But it’s just not the brain. Science, shows fluoride can do a lot of damage and has some nasty side effects which you can see here: http://www.FluorideAction.Net/issues/health

While you may have heard the oft-repeated CDC slogan that fluoridation is one of the Ten Great Public Health Achievements in the 20th Century, The CDC also reports the following: 

“In the earliest days of fluoride research, investigators hypothesized that fluoride affects enamel and inhibits dental caries (cavities) only when incorporated into developing dental enamel...” but now CDC admits that: “Fluoride works primarily after teeth have erupted…”

CDC also admits that

“The prevalence of dental caries in a population is not inversely related to the concentration of fluoride in enamel, and a higher concentration of enamel fluoride is not necessarily more efficacious in preventing dental caries.” 

"Saliva is a major carrier of topical fluoride. The concentration of fluoride in ductal saliva, as it is secreted from salivary glands, is low --- approximately 0.016 parts per million (ppm) in areas where drinking water is fluoridated and 0.006 ppm in nonfluoridated areas. This concentration of fluoride is not likely to affect cariogenic activity."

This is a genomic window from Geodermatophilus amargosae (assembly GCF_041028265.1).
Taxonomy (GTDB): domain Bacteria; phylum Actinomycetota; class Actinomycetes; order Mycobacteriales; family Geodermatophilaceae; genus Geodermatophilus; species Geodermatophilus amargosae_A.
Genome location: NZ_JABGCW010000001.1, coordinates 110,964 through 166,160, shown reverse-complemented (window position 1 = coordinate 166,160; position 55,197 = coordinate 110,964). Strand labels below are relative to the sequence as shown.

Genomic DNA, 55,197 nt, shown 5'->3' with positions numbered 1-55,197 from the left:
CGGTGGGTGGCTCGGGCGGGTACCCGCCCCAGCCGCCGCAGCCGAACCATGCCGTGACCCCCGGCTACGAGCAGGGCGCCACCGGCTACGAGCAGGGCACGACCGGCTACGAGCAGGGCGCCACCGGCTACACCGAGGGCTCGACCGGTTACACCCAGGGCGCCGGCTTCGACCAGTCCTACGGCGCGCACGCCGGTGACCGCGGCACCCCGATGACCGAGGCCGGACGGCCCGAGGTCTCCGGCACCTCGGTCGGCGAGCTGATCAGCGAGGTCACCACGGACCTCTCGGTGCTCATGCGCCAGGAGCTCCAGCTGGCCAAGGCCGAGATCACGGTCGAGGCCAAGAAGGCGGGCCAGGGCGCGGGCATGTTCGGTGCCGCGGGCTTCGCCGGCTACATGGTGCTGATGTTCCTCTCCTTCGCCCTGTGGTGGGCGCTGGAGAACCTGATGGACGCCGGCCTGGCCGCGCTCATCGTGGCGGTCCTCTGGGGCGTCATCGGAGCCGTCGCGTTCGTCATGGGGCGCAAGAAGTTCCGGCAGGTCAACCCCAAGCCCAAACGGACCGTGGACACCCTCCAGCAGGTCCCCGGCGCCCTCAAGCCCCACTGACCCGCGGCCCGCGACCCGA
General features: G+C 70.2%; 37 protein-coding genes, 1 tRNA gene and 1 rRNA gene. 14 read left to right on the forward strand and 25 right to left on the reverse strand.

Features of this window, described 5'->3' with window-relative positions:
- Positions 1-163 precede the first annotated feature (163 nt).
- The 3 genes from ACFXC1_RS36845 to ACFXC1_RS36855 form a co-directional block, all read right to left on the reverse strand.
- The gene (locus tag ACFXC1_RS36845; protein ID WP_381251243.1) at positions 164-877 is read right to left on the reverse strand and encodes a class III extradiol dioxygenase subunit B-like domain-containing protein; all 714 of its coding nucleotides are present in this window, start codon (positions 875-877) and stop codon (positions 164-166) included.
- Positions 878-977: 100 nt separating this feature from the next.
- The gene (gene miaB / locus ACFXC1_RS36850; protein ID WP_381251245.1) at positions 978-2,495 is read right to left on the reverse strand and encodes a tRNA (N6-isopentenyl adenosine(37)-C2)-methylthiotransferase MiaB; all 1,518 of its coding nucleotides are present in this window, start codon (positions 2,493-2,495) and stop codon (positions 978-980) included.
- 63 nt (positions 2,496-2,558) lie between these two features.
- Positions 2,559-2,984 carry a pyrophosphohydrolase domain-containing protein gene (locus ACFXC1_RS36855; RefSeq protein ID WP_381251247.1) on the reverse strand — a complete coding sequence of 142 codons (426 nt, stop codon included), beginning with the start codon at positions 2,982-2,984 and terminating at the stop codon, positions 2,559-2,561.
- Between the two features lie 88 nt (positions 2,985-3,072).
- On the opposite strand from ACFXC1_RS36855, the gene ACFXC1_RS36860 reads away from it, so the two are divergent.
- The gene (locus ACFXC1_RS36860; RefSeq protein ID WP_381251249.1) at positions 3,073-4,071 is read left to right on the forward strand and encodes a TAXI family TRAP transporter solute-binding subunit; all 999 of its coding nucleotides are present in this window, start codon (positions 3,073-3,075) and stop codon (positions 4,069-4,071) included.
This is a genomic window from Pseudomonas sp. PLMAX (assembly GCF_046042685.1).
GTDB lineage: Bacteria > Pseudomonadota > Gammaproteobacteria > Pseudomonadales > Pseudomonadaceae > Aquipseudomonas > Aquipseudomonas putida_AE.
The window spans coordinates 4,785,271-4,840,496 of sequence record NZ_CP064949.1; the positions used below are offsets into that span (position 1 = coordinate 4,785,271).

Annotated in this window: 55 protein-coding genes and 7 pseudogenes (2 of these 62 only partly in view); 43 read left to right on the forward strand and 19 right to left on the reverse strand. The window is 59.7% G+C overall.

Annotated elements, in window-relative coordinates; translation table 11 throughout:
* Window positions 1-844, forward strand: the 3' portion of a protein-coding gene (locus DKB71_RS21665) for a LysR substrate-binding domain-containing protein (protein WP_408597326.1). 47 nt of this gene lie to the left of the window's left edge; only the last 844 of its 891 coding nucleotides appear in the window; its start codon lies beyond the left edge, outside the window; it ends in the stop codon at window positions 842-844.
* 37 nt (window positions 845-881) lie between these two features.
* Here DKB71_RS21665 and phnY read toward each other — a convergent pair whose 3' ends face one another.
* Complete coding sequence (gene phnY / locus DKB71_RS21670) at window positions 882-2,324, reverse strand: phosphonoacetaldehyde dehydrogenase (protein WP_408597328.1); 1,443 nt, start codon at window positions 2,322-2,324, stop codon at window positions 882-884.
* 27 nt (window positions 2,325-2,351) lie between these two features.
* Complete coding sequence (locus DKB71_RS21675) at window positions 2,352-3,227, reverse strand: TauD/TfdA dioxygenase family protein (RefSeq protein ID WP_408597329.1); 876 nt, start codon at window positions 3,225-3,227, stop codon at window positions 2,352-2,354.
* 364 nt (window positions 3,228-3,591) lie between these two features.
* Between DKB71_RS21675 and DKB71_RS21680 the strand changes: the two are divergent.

Fluoride is not a nutrient or essential for healthy teeth – meaning consuming a fluoride-free diet does not cause cavities. Fluoride is a drug with side effects which shouldn’t be funded by Medicaid, prescribed by a legislator, delivered by water engineer, and dosed based on thirst and not age, weight, health without monitoring for side effects and overdose symptoms.


**Dental Therapists need just two years training to do simple dentistry.  Other developed countries have successfully employed DTs for decades. Rural Alaska and Minnesota legalized DTs, other states are trying.  No New Yorker is, or ever was, fluoride-deficient.  Many are “dentist-deficient” for many reasons which floods our Emergency rooms with dental patients in severe pain costing  taxpayers often ten times the amount of a simple filling – wiping out any projected “cost savings” of fluoridation.
DTs will go into mouths and areas where Dentists refuse to go and can charge less, having less student debt and will accept Medicaid, unlike most New York dentists. Promoting fluoridation wastes money and endangers workers and water-drinkers health.  Legalizing Dental Therapists costs nothing but will lower dental costs to individuals and Medicaid. Articles supporting Dental Therapists:

Former Surgeon General Satcher says Dental Therapists are necessary in Indian Country

Is Crony Capitalism a Big Reason for America's Dental Health Care Crisis?

Dental therapy practice patterns in Minnesota: a baseline study.

Pew Foundation: Dental Therapists in New Zealand: What the Evidence Shows

“Governing” magazine: Dental Therapists Fill Medicaid Holes and Dentists’ Pockets